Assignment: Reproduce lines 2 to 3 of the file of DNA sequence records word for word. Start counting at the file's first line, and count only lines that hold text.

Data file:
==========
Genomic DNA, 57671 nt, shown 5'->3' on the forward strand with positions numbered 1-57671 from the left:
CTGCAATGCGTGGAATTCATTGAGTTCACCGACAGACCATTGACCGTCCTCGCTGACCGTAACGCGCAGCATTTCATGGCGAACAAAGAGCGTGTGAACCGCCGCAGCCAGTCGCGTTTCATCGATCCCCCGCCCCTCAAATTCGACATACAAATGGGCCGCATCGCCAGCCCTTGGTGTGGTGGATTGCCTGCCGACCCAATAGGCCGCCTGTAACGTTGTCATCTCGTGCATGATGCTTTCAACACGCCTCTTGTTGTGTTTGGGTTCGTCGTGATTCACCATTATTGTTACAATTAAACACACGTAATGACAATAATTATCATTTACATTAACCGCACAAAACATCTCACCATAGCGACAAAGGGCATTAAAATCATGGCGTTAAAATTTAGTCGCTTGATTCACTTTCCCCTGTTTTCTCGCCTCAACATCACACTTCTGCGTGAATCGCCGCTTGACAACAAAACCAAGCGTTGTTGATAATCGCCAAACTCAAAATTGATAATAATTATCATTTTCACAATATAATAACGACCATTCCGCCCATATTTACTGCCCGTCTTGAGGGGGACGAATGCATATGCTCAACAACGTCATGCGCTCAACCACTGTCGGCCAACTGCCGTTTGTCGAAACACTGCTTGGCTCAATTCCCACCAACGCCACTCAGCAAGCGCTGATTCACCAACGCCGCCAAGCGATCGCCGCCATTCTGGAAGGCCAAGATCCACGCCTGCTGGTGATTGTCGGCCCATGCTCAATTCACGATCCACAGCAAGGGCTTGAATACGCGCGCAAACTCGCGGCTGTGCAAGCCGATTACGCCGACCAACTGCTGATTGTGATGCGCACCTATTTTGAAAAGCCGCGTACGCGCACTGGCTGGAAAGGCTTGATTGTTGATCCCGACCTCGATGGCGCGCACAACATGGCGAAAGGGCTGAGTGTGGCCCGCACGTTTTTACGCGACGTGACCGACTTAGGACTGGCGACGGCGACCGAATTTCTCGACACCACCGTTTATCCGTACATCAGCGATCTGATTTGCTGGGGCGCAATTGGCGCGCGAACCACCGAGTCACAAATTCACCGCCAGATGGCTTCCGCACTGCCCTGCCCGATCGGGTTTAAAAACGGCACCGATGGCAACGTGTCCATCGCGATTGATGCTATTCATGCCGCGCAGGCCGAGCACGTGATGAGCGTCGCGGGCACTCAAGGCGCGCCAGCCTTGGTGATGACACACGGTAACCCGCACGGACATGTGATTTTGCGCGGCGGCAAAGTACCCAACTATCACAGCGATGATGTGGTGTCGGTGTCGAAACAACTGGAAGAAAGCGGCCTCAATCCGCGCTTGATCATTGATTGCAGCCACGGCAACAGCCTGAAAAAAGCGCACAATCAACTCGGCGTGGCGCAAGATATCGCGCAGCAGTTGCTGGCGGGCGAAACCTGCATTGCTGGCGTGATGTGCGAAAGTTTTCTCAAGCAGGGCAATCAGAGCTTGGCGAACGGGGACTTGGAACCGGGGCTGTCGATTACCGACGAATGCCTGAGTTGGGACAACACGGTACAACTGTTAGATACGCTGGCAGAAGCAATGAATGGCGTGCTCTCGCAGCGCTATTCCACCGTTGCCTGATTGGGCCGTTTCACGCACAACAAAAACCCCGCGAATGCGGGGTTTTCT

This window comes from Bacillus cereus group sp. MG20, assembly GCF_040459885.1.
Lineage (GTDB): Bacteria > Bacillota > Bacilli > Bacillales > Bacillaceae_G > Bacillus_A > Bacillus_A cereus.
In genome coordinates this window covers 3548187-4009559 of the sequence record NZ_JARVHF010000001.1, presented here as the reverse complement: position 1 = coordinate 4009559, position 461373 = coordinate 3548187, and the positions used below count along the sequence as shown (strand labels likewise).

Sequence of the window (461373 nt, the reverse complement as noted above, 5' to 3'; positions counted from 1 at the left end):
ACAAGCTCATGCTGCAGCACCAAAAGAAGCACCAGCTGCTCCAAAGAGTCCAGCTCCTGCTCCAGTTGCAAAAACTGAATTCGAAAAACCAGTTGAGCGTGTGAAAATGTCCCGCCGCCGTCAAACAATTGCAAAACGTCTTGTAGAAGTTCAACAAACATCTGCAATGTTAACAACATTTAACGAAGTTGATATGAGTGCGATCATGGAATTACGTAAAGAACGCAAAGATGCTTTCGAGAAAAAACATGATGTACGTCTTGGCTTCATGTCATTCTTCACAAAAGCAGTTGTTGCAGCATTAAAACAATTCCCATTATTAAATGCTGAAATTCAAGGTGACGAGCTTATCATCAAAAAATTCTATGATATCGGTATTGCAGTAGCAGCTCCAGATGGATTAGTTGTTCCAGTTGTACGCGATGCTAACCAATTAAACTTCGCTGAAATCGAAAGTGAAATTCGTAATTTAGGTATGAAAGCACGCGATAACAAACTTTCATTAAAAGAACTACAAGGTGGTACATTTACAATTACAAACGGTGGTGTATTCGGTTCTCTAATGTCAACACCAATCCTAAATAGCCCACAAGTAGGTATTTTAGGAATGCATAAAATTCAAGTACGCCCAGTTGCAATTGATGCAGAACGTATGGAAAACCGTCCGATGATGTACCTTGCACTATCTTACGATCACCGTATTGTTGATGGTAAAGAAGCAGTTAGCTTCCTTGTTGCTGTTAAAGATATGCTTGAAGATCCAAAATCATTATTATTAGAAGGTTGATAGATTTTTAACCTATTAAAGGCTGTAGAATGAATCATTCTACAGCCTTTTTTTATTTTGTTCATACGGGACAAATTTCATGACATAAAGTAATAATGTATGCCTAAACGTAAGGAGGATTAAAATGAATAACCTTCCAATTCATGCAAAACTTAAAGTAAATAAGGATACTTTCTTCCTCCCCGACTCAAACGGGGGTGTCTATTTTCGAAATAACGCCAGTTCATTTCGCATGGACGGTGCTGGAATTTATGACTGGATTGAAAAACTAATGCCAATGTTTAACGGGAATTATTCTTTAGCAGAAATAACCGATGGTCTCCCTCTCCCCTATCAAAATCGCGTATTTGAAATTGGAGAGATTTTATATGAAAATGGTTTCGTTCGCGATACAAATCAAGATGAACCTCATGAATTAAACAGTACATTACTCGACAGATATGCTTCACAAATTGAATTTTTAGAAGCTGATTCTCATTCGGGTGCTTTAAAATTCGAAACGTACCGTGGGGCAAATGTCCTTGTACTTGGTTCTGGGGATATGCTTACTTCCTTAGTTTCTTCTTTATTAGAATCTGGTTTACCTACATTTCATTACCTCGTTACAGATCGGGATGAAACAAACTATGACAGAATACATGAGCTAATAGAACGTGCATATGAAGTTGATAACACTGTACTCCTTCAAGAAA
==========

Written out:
CTGCAATGCGTGGAATTCATTGAGTTCACCGACAGACCATTGACCGTCCTCGCTGACCGTAACGCGCAGCATTTCATGGCGAACAAAGAGCGTGTGAACCGCCGCAGCCAGTCGCGTTTCATCGATCCCCCGCCCCTCAAATTCGACATACAAATGGGCCGCATCGCCAGCCCTTGGTGTGGTGGATTGCCTGCCGACCCAATAGGCCGCCTGTAACGTTGTCATCTCGTGCATGATGCTTTCAACACGCCTCTTGTTGTGTTTGGGTTCGTCGTGATTCACCATTATTGTTACAATTAAACACACGTAATGACAATAATTATCATTTACATTAACCGCACAAAACATCTCACCATAGCGACAAAGGGCATTAAAATCATGGCGTTAAAATTTAGTCGCTTGATTCACTTTCCCCTGTTTTCTCGCCTCAACATCACACTTCTGCGTGAATCGCCGCTTGACAACAAAACCAAGCGTTGTTGATAATCGCCAAACTCAAAATTGATAATAATTATCATTTTCACAATATAATAACGACCATTCCGCCCATATTTACTGCCCGTCTTGAGGGGGACGAATGCATATGCTCAACAACGTCATGCGCTCAACCACTGTCGGCCAACTGCCGTTTGTCGAAACACTGCTTGGCTCAATTCCCACCAACGCCACTCAGCAAGCGCTGATTCACCAACGCCGCCAAGCGATCGCCGCCATTCTGGAAGGCCAAGATCCACGCCTGCTGGTGATTGTCGGCCCATGCTCAATTCACGATCCACAGCAAGGGCTTGAATACGCGCGCAAACTCGCGGCTGTGCAAGCCGATTACGCCGACCAACTGCTGATTGTGATGCGCACCTATTTTGAAAAGCCGCGTACGCGCACTGGCTGGAAAGGCTTGATTGTTGATCCCGACCTCGATGGCGCGCACAACATGGCGAAAGGGCTGAGTGTGGCCCGCACGTTTTTACGCGACGTGACCGACTTAGGACTGGCGACGGCGACCGAATTTCTCGACACCACCGTTTATCCGTACATCAGCGATCTGATTTGCTGGGGCGCAATTGGCGCGCGAACCACCGAGTCACAAATTCACCGCCAGATGGCTTCCGCACTGCCCTGCCCGATCGGGTTTAAAAACGGCACCGATGGCAACGTGTCCATCGCGATTGATGCTATTCATGCCGCGCAGGCCGAGCACGTGATGAGCGTCGCGGGCACTCAAGGCGCGCCAGCCTTGGTGATGACACACGGTAACCCGCACGGACATGTGATTTTGCGCGGCGGCAAAGTACCCAACTATCACAGCGATGATGTGGTGTCGGTGTCGAAACAACTGGAAGAAAGCGGCCTCAATCCGCGCTTGATCATTGATTGCAGCCACGGCAACAGCCTGAAAAAAGCGCACAATCAACTCGGCGTGGCGCAAGATATCGCGCAGCAGTTGCTGGCGGGCGAAACCTGCATTGCTGGCGTGATGTGCGAAAGTTTTCTCAAGCAGGGCAATCAGAGCTTGGCGAACGGGGACTTGGAACCGGGGCTGTCGATTACCGACGAATGCCTGAGTTGGGACAACACGGTACAACTGTTAGATACGCTGGCAGAAGCAATGAATGGCGTGCTCTCGCAGCGCTATTCCACCGTTGCCTGATTGGGCCGTTTCACGCACAACAAAAACCCCGCGAATGCGGGGTTTTCT

This window comes from Bacillus cereus group sp. MG20, assembly GCF_040459885.1.